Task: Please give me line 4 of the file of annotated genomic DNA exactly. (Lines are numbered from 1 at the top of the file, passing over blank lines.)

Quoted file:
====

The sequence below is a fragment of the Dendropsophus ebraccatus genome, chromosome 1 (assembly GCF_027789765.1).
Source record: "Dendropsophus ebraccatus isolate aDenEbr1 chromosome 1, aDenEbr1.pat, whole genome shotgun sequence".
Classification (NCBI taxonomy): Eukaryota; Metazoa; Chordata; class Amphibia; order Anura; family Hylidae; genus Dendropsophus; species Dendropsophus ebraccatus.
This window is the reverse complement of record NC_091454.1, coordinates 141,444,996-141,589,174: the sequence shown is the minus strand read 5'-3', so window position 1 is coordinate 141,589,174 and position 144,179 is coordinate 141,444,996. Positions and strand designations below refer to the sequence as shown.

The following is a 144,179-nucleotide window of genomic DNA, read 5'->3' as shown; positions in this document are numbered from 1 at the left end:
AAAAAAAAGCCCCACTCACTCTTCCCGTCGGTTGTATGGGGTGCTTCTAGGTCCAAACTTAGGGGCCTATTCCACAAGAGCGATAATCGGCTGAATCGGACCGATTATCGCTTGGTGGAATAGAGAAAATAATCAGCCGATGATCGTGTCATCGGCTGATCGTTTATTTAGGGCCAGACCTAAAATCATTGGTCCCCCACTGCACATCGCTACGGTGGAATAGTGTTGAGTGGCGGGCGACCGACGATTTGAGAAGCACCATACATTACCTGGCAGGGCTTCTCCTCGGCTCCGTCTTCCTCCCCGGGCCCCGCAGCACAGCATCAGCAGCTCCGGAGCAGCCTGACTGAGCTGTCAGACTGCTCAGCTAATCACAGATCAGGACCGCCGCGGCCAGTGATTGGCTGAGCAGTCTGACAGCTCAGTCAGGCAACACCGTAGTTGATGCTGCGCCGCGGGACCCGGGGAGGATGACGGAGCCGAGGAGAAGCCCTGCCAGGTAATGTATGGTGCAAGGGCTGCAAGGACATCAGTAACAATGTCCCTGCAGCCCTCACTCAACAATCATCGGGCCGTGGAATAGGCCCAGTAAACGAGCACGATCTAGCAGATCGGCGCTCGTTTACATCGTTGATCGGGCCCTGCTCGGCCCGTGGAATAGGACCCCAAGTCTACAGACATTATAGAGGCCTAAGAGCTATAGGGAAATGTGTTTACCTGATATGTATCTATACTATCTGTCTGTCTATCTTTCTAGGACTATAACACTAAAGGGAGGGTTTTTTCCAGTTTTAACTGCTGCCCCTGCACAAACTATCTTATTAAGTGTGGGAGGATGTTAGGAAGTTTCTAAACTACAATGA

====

This window is the reverse complement of record NC_091454.1, coordinates 141,444,996-141,589,174: the sequence shown is the minus strand read 5'-3', so window position 1 is coordinate 141,589,174 and position 144,179 is coordinate 141,444,996. Positions and strand designations below refer to the sequence as shown.